Simple and sleek audio interfaces

Native Instruments had loads of announcements at this year’s NAMM show, like the Komplete Kontrol M32 keyboard controller, but overlooked by many were the company’s two new audio interfaces. Essentially, an audio interface is an external sound card with inputs for microphones, instruments, and headphones. It’s the hub between what you’re recording and the computer you’re recording it to.

Simply called the Audio 1 and Audio 2, these audio interfaces are light and palm-sized, with two inputs and two outputs. They’re great for the average home producer who doesn’t need to connect a multitude of instruments at once.

What immediately struck me when holding these tiny black boxes is how clear and purposeful the design is. The top of each audio interface is split into two, with one half occupied by a giant output volume dial, and the other half displaying metering levels. These are the two things you’ll likely desire to have direct access to, and Native Instruments smartly gives uncluttered access to both.

Image: Native Instruments

There are a few key differences between the Audio 1 and Audio 2. The Audio 1 has one XLR mic in with 48V phantom power and one jack input with individual gain control, while the Audio 2 has two combination XLR / jack inputs with 48V phantom power and individual gain control. Also, the Audio 1 has stereo RCA out, while the Audio 2 has stereo jack out. Other than that, they’re about the same. They’re both USB 2.0 powered, support 192 kHz and 24-bit audio, and include software like Ableton 10 Live Lite, Maschine Essentials, and more.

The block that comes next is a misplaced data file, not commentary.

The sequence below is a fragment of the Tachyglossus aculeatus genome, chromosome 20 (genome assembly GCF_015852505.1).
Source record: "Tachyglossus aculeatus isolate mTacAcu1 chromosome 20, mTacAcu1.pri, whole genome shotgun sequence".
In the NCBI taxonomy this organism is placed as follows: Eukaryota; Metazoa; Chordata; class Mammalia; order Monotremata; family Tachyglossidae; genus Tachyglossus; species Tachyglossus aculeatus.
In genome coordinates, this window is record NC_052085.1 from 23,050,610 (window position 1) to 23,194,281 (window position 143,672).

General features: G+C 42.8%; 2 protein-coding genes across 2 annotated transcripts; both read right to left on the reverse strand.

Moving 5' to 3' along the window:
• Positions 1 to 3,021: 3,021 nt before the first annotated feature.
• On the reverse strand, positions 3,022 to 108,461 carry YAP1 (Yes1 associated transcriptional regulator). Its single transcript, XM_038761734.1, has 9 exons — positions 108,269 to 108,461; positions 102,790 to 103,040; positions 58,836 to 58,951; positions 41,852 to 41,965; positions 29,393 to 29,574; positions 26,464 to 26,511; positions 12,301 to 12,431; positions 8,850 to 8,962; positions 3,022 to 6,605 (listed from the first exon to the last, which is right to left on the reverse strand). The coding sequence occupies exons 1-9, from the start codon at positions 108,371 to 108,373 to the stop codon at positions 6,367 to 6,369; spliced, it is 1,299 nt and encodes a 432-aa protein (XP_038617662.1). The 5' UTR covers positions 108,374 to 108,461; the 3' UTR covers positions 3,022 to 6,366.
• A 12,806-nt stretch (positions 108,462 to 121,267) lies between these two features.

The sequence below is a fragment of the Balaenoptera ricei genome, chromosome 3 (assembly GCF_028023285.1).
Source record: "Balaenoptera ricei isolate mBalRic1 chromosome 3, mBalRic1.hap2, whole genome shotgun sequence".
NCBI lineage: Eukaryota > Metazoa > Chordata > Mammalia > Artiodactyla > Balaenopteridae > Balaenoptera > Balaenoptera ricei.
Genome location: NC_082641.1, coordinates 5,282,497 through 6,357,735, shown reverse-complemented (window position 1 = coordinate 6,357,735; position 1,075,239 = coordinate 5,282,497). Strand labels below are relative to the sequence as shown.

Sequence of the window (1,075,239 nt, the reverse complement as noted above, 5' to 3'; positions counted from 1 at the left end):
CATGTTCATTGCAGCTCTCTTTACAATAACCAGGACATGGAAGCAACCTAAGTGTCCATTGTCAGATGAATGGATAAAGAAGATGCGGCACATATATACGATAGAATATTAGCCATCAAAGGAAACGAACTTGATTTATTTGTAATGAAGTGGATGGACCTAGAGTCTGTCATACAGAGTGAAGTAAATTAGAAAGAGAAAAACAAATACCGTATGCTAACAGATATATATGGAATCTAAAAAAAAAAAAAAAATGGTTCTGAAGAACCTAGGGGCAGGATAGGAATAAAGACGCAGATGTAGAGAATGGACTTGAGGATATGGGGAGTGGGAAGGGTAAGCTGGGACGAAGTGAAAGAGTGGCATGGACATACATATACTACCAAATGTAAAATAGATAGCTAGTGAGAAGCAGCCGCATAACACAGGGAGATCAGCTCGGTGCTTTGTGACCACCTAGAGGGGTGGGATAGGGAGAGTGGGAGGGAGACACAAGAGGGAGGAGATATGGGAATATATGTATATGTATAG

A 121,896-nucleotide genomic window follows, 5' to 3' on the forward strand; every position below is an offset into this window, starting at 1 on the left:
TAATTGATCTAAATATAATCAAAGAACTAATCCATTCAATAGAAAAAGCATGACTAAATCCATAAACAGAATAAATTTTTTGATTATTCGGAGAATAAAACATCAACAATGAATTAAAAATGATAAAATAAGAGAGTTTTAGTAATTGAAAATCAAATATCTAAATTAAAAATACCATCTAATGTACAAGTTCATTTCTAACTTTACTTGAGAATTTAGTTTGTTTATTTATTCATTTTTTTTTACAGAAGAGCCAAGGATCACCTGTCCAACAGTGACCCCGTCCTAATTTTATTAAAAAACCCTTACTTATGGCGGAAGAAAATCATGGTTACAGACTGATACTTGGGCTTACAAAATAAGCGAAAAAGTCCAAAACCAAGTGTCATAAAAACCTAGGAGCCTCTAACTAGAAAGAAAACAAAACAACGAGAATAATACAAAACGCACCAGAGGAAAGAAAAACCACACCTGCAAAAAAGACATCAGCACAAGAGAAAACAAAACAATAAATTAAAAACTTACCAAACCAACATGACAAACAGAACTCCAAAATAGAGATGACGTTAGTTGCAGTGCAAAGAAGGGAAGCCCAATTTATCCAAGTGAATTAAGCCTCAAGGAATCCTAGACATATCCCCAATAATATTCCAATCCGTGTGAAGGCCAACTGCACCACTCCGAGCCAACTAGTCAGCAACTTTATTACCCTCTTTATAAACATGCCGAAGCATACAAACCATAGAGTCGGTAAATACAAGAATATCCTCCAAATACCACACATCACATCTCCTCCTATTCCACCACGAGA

All of this makes these little interfaces a tremendous bang for your buck. The Audio 1 costs $109, while the Audio 2 is $139. Both will be available in March.

A flexible app for remotely recording musicians

Imagine if Skype had support for studio-quality audio and could connect and record into any Digital Audio Workstation (DAW). That’s Sessionwire, a live music communication platform that lets you interact with and remotely record other musicians into Ableton, Logic, FL Studio, and other DAWs.